Another passage, Acts 5, is the classic text the Christian tradition returns to when there are Christians in power who want Christians to obey them and point to Romans 13, Smith said. In Acts, the apostles are preaching in Jerusalem and the local authorities tell them to stop teaching about Jesus. But, Smith said, Peter and the apostles answered, "We must obey God rather than men" (Acts 5:29).

Insofar as the government encourages people to cross at a crosswalk and pay taxes to support local fire and rescue services, "absolutely," Smith said. "But when those authorities clash with the directions from God, then Christians have a very clear choice."

Also in the New Testament, Smith said, are examples of Jesus obeying the will of God rather than political authorities.

Arindam Kar, an attorney with Bryan Cave who is a board member of the International Institute in St. Louis, said that the zero tolerance policy change in April called for the prosecution of anyone who crosses the border illegally. In addition, the separation of parents from children was implemented, he said. People who arrive at the border have a legal right to seek asylum, he said, but those children also were separated under the policy.

Kris Walentik, an attorney with Catholic Legal Assistance Ministry, recently returned from a week in Dilley, Texas, providing free legal services to mothers and children in detention, helping with their asylum process. The family separation policy wasn't in place at the time, Walentik said.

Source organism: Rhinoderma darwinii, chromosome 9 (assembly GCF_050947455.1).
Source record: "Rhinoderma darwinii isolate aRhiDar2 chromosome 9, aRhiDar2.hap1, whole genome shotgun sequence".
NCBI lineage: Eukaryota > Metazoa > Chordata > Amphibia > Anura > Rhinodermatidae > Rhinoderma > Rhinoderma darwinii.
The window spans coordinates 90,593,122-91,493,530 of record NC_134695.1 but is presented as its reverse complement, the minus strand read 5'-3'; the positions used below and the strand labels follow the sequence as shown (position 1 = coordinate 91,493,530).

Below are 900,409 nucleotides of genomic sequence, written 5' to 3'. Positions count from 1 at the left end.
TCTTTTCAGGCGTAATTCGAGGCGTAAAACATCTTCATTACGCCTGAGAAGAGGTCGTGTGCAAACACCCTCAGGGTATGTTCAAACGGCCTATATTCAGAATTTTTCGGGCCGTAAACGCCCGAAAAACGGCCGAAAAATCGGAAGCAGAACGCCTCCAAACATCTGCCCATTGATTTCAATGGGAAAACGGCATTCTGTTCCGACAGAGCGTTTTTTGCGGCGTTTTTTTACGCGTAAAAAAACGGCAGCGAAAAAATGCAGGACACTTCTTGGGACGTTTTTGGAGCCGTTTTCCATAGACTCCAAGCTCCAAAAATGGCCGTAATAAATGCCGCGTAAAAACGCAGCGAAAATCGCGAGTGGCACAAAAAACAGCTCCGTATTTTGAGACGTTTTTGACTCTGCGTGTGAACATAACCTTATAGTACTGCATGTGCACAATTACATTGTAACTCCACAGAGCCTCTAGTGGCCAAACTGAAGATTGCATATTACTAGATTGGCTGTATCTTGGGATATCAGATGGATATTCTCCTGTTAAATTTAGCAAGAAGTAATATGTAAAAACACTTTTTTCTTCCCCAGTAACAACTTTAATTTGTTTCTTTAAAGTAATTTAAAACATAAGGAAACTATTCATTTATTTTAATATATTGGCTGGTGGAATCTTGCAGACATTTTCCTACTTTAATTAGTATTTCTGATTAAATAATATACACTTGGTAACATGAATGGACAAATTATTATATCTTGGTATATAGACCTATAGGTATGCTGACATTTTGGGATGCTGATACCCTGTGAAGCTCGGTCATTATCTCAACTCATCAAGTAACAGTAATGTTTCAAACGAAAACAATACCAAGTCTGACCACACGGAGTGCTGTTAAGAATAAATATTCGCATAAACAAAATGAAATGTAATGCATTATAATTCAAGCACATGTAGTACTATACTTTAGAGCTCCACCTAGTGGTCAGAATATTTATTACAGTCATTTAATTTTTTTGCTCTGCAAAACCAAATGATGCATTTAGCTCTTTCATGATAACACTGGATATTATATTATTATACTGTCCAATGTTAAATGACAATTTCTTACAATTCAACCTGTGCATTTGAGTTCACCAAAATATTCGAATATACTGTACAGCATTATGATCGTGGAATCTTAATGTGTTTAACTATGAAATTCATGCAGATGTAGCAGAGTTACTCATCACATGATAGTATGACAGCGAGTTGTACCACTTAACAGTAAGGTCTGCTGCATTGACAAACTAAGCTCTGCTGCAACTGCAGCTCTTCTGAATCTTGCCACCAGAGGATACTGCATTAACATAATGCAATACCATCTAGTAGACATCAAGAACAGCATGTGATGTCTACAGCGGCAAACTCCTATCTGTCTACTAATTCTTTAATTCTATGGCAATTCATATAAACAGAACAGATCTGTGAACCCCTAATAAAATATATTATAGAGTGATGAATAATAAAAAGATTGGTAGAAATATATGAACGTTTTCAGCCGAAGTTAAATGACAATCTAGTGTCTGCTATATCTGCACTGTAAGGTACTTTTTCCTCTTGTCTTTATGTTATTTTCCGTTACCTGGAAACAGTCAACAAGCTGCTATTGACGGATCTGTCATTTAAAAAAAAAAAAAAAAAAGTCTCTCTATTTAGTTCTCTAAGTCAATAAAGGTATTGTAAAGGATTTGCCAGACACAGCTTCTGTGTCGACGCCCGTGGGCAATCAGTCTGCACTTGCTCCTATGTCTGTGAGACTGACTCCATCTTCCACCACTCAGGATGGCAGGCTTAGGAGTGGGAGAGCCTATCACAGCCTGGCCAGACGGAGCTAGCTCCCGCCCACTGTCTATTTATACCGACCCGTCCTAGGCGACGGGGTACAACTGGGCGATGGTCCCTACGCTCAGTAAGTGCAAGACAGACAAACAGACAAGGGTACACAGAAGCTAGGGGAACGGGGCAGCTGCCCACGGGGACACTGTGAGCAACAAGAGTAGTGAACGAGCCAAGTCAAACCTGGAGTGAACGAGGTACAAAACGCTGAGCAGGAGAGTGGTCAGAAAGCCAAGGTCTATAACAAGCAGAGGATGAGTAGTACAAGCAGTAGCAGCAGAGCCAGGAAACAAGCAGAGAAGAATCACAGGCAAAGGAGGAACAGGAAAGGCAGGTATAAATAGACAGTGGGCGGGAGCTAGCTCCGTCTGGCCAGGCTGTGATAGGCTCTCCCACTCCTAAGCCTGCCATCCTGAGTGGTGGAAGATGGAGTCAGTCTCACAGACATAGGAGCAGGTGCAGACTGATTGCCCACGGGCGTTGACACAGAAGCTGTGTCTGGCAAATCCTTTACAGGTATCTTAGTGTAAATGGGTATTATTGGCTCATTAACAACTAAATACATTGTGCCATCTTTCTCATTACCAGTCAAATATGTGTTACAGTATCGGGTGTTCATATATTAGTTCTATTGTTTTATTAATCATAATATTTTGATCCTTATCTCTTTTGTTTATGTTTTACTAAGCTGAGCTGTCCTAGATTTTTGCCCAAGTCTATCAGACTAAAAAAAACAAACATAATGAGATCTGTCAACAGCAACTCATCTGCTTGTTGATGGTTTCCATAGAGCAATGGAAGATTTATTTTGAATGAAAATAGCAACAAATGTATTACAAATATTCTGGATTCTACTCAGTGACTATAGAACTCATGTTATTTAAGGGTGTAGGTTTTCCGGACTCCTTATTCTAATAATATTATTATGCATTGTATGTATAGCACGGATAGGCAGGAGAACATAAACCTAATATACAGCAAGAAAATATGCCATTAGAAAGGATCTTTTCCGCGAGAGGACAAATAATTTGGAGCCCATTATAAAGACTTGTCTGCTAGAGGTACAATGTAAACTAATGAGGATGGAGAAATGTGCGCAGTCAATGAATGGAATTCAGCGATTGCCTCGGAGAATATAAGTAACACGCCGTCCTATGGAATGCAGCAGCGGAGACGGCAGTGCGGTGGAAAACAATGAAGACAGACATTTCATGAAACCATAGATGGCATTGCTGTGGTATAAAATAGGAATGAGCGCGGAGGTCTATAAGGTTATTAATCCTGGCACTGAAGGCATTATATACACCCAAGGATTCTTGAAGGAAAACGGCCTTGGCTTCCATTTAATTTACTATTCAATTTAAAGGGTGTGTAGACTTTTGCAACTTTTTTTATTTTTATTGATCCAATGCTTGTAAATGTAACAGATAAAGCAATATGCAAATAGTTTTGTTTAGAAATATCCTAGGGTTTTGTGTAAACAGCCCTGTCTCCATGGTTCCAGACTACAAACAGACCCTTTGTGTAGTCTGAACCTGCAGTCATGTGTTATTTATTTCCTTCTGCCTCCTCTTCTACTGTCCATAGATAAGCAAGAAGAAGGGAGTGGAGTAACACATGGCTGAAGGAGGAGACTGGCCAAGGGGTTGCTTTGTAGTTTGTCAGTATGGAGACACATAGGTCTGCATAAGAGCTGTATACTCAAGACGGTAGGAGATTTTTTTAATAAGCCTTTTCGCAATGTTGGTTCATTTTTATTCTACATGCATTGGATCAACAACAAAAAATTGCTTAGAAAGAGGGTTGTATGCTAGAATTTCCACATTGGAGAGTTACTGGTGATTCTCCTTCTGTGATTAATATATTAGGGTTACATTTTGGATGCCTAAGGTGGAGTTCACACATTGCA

The people she worked with express a fear of returning to their home countries, Walentik said. She finds the separation "appalling. They're coming here for valid reasons and we're not supporting them, following our laws to give them a chance to fight to be here," she said.

Sara John, program coordinator of the St. Louis Inter-Faith Committee on Latin America and parishioner at Most Sacred Heart in Eureka, said the new policy and rhetoric is "shocking but not surprising." Prevention Through Deterrence along the border has been a formal U.S. policy since the early 1990s, and in her opinion, it hasn't worked. Prevention Through Deterrence included tight security measures such as a heightened presence and barriers at recognized crossing areas and urban ports of entry. But it did not include separating families who seek asylum.

It's a consequence of a policy implementing "a fundamentally, flawed and broken system that is out of date," she said.

While standing with families affected, John said, it's also necessary to work toward a solution whereby families can stay in their communities of origin and live lives with dignity. The U.S. has intervened in Latin America, creating or facilitating unrest, she said.

John agreed with Walentik that the vast majority of people who are fleeing their home countries are trying to escape violence. Regarding the U.S. policies, she said, "as communities of faith and people of goodwill, we should reject that kind of disrespect. We're called to love, and we're called to love a lot better than we're doing right now."